CodeScene analyses the risk of each commit. This lets us present both a risk trend and also an early warning as soon as a high risk commit is detected.
You use this information to react early and focusing code reviews and testing. You also use the overall risk trend as input and feedback on planned delivery activities.
How Does CodeScene Know That a Commit is High Risk?¶
CodeScene calculates a unique risk profile for your codebase. The risk profile is based on how the system has evolved and what a typical change looks like. That is, CodeScene looks more at how a commit looks than the changed code itself.
CodeScene’s risk profile is a combination of technical and social metrics. The technical metrics relate to the amount of code that is changed, how many different files that are changed, and the diffusion of the changes (e.g. how many different sub-systems does the commit touch).
The social dimension of the risk profile relates to the experience of the programmer doing the change. The more experienced the programmer, the lower the risk. This means that two commits with identical changes may be classified differently depending on the programmer who made the change; Experience mediates risk. For example, if I make a large sweeping change to the Linux kernel, my change probably has higher risk than an identical change made by Linus Torvalds. Please note that experience is relative to your codebase and measured as how much each programmer has contributed to your code historically.
The risk classification that you’ll see in CodeScene always combines these technical and social dimensions.
What’s the Scale of Commit Risks?¶
CodeScene scores each commit on the range 1 to 10. 1 is a low risk change and 10 is the highest risk. By default, CodeScene flags all commits with a risk of 7 (or higher) as high risk. You can change this threshold in the project configuration.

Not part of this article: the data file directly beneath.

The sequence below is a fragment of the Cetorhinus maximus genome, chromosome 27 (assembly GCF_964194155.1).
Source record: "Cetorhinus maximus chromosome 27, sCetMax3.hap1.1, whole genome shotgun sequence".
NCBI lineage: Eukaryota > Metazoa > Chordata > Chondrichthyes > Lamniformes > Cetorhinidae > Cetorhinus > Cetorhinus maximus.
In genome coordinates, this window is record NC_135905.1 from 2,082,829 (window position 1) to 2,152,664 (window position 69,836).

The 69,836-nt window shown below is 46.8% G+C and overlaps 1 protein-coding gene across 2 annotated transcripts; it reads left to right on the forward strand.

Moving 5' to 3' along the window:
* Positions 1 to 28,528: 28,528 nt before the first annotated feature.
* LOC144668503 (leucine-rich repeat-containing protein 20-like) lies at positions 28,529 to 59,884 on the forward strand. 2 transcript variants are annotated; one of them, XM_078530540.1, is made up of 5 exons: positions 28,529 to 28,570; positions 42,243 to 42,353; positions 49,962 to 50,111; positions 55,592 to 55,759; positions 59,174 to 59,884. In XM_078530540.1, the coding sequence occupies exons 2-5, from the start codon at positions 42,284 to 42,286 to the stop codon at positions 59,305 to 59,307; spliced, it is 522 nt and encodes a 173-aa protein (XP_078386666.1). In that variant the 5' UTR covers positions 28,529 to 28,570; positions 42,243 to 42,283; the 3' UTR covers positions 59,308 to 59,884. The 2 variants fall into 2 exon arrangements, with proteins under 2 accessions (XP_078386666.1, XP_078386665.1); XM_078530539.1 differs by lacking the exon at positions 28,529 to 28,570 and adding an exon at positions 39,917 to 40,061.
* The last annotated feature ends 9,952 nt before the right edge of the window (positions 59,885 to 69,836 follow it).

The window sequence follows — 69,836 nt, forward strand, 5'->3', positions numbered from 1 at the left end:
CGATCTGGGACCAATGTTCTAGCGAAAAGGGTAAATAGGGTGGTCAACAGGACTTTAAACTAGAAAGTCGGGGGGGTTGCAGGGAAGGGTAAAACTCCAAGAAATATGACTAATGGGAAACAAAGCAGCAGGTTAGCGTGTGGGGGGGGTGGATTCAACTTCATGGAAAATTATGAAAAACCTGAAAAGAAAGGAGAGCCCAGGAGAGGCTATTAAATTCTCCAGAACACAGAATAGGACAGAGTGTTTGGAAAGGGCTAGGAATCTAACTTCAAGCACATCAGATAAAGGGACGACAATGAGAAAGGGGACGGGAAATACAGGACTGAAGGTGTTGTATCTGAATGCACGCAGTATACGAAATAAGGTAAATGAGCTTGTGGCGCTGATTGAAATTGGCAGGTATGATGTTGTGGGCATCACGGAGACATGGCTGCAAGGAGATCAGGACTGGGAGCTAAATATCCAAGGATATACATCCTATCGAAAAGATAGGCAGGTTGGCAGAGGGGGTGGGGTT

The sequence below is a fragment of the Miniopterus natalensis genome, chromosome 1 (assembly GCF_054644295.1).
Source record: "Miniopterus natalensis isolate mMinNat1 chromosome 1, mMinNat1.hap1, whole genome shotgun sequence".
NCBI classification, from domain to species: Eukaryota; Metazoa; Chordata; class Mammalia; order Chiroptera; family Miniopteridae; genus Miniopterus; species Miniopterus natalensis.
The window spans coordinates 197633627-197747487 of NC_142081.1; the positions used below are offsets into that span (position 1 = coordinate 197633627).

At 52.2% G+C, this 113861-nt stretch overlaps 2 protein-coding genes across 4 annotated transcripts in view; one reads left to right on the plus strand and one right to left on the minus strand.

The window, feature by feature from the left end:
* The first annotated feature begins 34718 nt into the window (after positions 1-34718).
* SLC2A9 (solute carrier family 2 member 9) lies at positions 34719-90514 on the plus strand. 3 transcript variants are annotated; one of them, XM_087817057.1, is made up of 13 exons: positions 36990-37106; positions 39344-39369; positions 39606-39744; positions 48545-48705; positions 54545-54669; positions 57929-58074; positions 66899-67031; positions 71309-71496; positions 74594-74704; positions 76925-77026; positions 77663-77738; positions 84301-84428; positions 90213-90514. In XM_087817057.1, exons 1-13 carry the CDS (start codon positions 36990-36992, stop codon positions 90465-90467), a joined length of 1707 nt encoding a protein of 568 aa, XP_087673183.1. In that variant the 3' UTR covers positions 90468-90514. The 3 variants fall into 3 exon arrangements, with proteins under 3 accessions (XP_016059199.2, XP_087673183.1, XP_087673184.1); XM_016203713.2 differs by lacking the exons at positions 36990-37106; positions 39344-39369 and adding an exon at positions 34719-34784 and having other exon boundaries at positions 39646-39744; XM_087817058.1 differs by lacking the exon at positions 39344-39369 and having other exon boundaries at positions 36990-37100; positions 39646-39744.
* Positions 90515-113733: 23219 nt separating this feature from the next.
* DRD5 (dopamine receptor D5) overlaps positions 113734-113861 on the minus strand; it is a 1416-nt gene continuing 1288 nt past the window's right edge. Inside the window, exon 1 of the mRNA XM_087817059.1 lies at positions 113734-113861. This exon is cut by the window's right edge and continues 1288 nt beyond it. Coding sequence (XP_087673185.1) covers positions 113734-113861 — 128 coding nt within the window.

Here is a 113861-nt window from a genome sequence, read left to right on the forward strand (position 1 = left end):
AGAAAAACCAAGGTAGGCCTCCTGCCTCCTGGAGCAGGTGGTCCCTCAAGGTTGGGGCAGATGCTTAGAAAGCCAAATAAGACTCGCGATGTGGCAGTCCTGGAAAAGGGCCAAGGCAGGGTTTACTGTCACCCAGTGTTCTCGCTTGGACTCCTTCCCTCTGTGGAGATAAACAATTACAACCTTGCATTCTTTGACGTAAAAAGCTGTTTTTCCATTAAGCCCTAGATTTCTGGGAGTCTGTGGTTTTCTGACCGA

Inspect your Risk Profile¶
CodeScene delivers an early warning as soon as a high risk commit is detected as illustrated in Fig. 193.
CodeScene also calculates a rolling average of your risk profile. This analysis lets you reason about risk trends in your project and relate that trend to both your ongoing work as well as predict delivery risk.
The example in Fig. 195 shows a project where there’s a significant increase in the average risk during development. When you see a trend like this it’s important to understand why. Perhaps several large features are being implemented? Or perhaps there’s a change in the ways of working or development methodology? In any case, it would probably be a mistake to plan a release in July for this particular project since there has been a lot of recent high risk work that deviates from how the codebase grew before that date.
Risks Are Relative To The Analysis Period¶
It’s important to note that your risk profile is always relative to your particular analysis period. That is, you get a different risk profile if you analyze the complete history of your code versus a short retrospective analysis. This is by design and most likely to be the information you want.
However, you need to be aware that if you run a Retrospective analysis, you may see more high risk commits. That just means those commits stand-out compared to the rest of the work you did in that sprint/iteration; It doesn’t necessarily mean that those commits would be high risk relative to the complete evolution of your system. To find out, you need to run a full analysis.